one fakir can work it, any fakir can.
Somehow it gives a man a feeling
that there lias been a conspiracy
against him to hear of a piece of gos
sip after It has iloated around among
Ills friends for a week.
Bill had a billboard. Bill also had a
board bill. The board bill bored Bill
so that Bill sold the billboard to pay
his board bill. So after Bill sold his
billboard to Dav his board bill the
board bill no longer bored Bill
One hundred years ago today, with
wilderness here, with powder In his
gun, the man went out and got the
deer. But now the thing is somewhat
changed, and on another plan, with
powder on her checks, the deer goes
out and gets the man
It has come to light that not many
moons ago a young man in this city
advertised in the Omaha World-Hcr
aid for a wife, and his sister answered
the advertisement, and now the par
cuts are saying that, it is hard to have
two darned fools in one family.
A new story relates that a hoy
this city, who said at breakfast
other morning, that he knew
name of the beau sister had In the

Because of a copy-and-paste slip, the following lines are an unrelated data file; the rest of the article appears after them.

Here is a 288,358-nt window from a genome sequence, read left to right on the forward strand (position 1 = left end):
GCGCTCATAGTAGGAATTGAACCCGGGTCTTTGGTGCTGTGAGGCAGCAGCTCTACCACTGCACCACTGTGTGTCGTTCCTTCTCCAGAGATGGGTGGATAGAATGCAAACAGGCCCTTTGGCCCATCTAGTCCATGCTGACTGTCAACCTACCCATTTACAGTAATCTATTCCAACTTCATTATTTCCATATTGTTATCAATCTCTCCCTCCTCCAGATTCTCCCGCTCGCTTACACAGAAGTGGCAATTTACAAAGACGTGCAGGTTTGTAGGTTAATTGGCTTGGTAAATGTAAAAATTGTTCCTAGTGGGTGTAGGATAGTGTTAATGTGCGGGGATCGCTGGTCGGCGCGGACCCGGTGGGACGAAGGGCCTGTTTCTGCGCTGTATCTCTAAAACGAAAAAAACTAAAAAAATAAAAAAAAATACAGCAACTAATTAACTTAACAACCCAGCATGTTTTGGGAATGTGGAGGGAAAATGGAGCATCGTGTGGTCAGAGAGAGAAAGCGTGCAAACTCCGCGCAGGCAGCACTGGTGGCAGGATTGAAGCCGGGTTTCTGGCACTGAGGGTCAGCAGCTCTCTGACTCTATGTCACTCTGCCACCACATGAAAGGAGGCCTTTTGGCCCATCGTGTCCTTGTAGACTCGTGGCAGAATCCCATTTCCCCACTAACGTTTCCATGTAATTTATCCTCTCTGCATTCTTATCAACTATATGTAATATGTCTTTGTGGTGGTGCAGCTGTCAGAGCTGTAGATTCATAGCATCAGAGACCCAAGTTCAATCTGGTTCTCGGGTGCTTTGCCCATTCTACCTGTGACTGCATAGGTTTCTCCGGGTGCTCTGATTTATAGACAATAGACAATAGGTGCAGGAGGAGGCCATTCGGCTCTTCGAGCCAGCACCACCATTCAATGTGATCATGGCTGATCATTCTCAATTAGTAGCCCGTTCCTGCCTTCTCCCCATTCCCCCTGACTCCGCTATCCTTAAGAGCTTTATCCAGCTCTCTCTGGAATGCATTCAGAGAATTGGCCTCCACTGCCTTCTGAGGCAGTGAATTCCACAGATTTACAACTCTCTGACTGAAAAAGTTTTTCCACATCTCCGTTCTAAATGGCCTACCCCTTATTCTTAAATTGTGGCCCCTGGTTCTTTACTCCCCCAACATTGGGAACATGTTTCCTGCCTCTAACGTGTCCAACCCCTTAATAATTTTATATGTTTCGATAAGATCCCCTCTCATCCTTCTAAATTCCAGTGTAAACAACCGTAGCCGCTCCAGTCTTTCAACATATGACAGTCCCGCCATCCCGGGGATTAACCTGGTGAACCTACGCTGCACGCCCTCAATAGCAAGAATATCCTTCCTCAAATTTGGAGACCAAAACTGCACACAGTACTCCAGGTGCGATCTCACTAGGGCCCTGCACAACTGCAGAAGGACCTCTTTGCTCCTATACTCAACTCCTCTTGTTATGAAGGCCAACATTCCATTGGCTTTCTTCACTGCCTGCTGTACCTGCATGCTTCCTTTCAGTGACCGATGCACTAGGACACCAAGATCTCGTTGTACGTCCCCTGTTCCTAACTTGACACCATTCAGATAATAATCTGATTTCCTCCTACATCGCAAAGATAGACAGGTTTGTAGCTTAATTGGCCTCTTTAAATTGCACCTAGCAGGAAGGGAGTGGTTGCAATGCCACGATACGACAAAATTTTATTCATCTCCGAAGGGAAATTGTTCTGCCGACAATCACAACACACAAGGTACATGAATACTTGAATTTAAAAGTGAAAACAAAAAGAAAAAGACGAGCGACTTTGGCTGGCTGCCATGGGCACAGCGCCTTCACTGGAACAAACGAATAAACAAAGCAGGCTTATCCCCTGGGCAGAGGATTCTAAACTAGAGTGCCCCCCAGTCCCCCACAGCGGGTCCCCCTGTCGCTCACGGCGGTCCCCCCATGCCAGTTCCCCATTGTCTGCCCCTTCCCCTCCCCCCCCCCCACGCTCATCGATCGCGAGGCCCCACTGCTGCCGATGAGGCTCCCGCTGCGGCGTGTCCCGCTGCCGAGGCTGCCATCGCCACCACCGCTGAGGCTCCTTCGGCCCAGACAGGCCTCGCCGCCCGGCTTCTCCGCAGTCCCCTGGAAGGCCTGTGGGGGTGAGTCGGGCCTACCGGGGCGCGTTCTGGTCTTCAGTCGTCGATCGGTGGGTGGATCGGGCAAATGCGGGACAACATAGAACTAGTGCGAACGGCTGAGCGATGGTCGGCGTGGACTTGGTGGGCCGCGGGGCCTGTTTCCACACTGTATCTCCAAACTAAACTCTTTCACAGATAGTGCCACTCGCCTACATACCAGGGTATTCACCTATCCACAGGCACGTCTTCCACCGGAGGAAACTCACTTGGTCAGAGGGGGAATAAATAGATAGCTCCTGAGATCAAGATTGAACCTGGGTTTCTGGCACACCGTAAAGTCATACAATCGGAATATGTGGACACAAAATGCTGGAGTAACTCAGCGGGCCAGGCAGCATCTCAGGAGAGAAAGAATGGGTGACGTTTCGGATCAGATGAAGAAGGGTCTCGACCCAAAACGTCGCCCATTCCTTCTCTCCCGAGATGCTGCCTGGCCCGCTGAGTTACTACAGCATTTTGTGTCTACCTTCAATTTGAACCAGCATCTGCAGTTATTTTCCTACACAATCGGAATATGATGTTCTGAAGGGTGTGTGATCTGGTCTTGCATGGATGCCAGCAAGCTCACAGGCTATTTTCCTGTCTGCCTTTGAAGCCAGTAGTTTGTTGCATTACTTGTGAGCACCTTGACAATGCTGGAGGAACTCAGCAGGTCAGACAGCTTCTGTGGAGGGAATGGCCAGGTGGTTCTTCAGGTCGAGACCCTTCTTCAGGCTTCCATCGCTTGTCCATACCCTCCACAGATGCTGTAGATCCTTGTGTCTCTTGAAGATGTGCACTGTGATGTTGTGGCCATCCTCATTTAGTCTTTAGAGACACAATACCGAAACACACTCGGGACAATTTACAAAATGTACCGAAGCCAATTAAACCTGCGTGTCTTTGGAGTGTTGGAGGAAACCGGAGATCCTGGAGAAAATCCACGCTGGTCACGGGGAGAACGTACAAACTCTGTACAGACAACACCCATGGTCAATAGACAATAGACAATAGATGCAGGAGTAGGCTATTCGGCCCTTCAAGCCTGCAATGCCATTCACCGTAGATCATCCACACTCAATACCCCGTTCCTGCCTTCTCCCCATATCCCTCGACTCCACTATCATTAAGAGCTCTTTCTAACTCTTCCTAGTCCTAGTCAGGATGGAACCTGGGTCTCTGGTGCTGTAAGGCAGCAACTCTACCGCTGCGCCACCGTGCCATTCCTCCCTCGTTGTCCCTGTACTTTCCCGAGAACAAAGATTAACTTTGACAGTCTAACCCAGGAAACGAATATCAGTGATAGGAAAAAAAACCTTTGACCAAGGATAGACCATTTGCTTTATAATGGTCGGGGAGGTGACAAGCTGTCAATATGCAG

Darlor last night. It was "George
1) cnt." He has heard her call
"George, Dont," a dozen times.
A croud young father of this city
telegraphed the news of his new re
snnnslbllitv to his brother In this
fashion the other day: "A handsome
boy has come to my home and claims
to be your nephew. We are doing ou
best to give him a proper welcome
The brother, however, failed to see
t.hfl nuinfc and reolled: "I have not
got a nephew. The young man Is
Thrilling Escape from Injury.
Through a card to the Journal we
are apprised of a thrilling experience,
and a fortunate escare from serious in
jury if not death, of a riattsmouth
boy, Harmon J. Cline, who is employ
ed in the Paxton Verllne Iron Works
The accident occurred Tuesday even
eg while Harmon was engaged in re
placing a belt upon a fly wheel. Ashe
was tending over working with the
belt, his jacket caught on the tly wheel
and be was almost dragged into the
wheel before his jacket was torn i ff,
and he thus escaped from the perilous
position. A severely sprained arm,
that will necessitate a lay off of a few
days, and a bad scare, was the only in
juries resulting from the mishap.
CALLED TO HER LAST SLEEP
Mrs. W, H. Shepherd, One of the Pioneer
Settlers of Cass County. Passes Away.
AT HER HOME IN DENVER, COLORADO
Resided Near this City for Crer Thirty Years
FLr.eral Held Sunday.
Jessen Did Not Withdraw, But His Name
Was Not Mentioned In Contention.